Sip On This: Why Bev is Investing in Customer Service and Mobile Marketing to Upend the Alcohol Industry
The importance of customer service, and what it takes to break into the alcohol market
Entrepreneurs are, by nature, risk-takers. But most would still think it’s crazy to invest your entire life savings on 300 gallons of rosé. Nevertheless, that’s the true story of how Alix Peabody started her company, Bev.
“I knew nothing about booze, I knew nothing about the industry,” Peabody says. “I really wanted to make a voice for women, and good dudes, in a space where there just really hasn’t been much out there. So, I tried to figure out how I was going to sell this product?”
With an idea to bring more ladies into the alcohol industry and after formulating a marketing plan and product designed to compete against beer culture and capitalize on socializing, Peabody built Bev into a growing brand that is expanding nationally and attracting investors.
Sold online and in-store, Peabody says Bev’s secret to success is built on some key pillars, the most important of which might surprise you: customer service.
“One of the things that really surprised me at the very beginning of takeoff is customer service and how critical that is,” Peabody remembers. “You can turn somebody from a ‘Karen, into an evangelist with a strong customer service team. I think people underestimate how revenue generating that can be.”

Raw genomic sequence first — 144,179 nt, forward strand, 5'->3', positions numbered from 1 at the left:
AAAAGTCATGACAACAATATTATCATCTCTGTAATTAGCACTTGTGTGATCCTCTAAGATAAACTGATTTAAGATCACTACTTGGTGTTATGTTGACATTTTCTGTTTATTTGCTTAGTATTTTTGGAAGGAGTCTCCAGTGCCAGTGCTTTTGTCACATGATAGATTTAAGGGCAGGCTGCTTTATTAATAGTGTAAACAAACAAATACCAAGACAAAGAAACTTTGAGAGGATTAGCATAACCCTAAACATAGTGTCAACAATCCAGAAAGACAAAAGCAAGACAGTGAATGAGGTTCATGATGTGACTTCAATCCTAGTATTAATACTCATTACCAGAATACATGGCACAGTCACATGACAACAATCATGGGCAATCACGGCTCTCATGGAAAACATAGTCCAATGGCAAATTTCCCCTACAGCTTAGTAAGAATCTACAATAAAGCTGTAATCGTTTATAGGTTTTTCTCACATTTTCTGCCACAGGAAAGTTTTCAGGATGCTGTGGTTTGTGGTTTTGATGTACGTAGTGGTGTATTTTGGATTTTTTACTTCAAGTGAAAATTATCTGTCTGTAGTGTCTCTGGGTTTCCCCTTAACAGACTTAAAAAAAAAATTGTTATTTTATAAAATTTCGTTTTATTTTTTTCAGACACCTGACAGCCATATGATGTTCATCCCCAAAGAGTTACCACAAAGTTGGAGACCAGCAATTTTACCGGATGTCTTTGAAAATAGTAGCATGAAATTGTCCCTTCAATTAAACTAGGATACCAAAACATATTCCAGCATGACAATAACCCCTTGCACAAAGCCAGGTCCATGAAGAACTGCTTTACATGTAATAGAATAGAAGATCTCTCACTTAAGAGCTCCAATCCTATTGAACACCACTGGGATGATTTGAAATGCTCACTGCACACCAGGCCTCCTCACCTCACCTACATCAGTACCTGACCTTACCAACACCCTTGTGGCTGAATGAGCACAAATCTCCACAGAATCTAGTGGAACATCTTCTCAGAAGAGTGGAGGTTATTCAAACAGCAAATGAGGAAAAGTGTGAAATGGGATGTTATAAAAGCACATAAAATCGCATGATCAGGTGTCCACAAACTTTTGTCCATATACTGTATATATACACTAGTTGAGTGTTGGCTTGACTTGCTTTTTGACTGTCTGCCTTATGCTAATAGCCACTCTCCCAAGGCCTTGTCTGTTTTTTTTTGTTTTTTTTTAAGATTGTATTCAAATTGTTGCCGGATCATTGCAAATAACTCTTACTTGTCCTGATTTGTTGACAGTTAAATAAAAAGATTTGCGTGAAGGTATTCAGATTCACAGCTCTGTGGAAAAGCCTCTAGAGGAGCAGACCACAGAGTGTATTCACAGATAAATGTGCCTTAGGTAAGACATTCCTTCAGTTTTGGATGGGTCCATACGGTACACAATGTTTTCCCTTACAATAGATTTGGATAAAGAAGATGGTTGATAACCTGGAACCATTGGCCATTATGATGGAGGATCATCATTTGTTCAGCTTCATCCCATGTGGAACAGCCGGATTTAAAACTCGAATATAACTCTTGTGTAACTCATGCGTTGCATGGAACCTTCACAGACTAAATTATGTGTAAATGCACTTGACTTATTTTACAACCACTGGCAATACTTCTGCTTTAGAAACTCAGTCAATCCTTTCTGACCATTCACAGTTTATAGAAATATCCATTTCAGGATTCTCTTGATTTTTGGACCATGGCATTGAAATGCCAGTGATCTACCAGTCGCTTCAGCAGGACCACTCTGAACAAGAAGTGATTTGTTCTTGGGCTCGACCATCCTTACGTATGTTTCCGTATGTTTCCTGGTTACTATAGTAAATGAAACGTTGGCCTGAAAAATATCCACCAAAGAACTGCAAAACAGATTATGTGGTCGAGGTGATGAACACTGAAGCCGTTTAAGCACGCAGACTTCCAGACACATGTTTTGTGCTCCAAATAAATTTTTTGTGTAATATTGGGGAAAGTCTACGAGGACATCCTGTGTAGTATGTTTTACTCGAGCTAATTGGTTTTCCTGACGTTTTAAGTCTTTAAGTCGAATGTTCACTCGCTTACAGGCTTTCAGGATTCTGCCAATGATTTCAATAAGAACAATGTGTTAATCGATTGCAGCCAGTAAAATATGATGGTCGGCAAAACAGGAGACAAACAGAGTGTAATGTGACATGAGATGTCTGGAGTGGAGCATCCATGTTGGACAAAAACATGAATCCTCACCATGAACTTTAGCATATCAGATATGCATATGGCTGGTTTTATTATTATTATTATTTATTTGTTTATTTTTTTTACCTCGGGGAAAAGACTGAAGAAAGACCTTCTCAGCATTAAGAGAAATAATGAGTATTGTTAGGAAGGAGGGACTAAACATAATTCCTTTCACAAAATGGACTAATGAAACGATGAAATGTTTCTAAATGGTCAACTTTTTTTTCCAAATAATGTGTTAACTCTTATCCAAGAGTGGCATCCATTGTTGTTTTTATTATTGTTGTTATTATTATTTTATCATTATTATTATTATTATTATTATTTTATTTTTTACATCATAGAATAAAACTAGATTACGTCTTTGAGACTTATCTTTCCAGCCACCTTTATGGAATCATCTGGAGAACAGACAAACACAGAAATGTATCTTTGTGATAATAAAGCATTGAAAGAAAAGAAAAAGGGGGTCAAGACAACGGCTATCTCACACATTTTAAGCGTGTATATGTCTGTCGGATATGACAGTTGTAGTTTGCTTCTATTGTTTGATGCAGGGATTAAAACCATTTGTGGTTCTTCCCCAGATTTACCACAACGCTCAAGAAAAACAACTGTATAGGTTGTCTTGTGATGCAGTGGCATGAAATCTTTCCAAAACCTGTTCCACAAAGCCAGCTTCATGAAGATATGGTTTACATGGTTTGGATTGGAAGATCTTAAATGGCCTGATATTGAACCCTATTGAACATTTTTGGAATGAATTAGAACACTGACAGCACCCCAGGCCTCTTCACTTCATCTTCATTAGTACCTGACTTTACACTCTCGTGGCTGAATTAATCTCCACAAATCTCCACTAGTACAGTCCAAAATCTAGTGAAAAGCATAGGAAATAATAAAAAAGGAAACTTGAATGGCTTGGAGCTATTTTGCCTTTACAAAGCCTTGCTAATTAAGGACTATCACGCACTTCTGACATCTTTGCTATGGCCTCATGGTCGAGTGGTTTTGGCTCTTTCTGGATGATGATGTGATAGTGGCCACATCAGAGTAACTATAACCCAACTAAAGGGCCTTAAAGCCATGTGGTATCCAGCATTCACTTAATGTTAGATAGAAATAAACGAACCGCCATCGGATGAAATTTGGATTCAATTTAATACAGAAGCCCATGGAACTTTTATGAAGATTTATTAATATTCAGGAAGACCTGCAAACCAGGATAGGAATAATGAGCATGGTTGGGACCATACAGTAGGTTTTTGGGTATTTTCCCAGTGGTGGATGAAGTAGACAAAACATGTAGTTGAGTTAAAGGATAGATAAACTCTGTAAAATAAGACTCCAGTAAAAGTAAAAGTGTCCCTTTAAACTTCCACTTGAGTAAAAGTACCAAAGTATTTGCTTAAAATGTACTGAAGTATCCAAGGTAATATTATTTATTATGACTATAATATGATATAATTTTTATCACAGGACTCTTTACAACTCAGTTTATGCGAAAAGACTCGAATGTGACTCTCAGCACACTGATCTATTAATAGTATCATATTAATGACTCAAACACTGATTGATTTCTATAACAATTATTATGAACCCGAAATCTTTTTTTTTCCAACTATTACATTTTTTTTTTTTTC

According to Peabody, there are few departments that have more influence on the success of the brand than customer service, which is in direct contact with customers on a daily basis.
“[Customer servies] is the voice of the brand,” Peabody says. “They’re the literal person that people are communicating with. So, we actually have a policy where anyone who starts especially on the marketing team has to do two weeks of customer service, they have to understand who our customers are, how we talk to them, how we interact. It’s critically important. I think that team has to be so well-trained on culture and brand voice and mission and making sure that they’re constantly getting better and getting better.”
But even with the best customer service department in the world, a brand cannot be successful if the product it sells doesn’t meet the needs or standards of the consumer. That’s why Peabody is particular about selling the best product possible, and only delivering particular messages about the brand to the world.
“The way that we really try to attack marketing is making sure that the messages that we’re sending aren’t too many,” she explains. “They’re very focused on what we want to do. So, for us, it’s really that we’re a made-by-chicks, zero-sugar product and our mission is to break the glass. That’s what we really try to hone in on.”
No matter what Bev puts out into the world, though, there are always going to be segments of the population that do not understand or vibe with the message. Peabody takes those people in stride, though, and she believes that it’s up to every brand to tune out messages that do not serve the company.
“The loudest people are the ones that drive conversation a lot of the time,” Peabody says, “I think brands fail when they try to be everything to everyone. That’s not a brand. That’s just a thing. We are who we are. We care about what we care about. That’s where you’re going to be the difference between a product and a brand that has real lasting power.”
To learn more about how Peabody and her team are building Bev, tune in to Up Next in Commerce, here.
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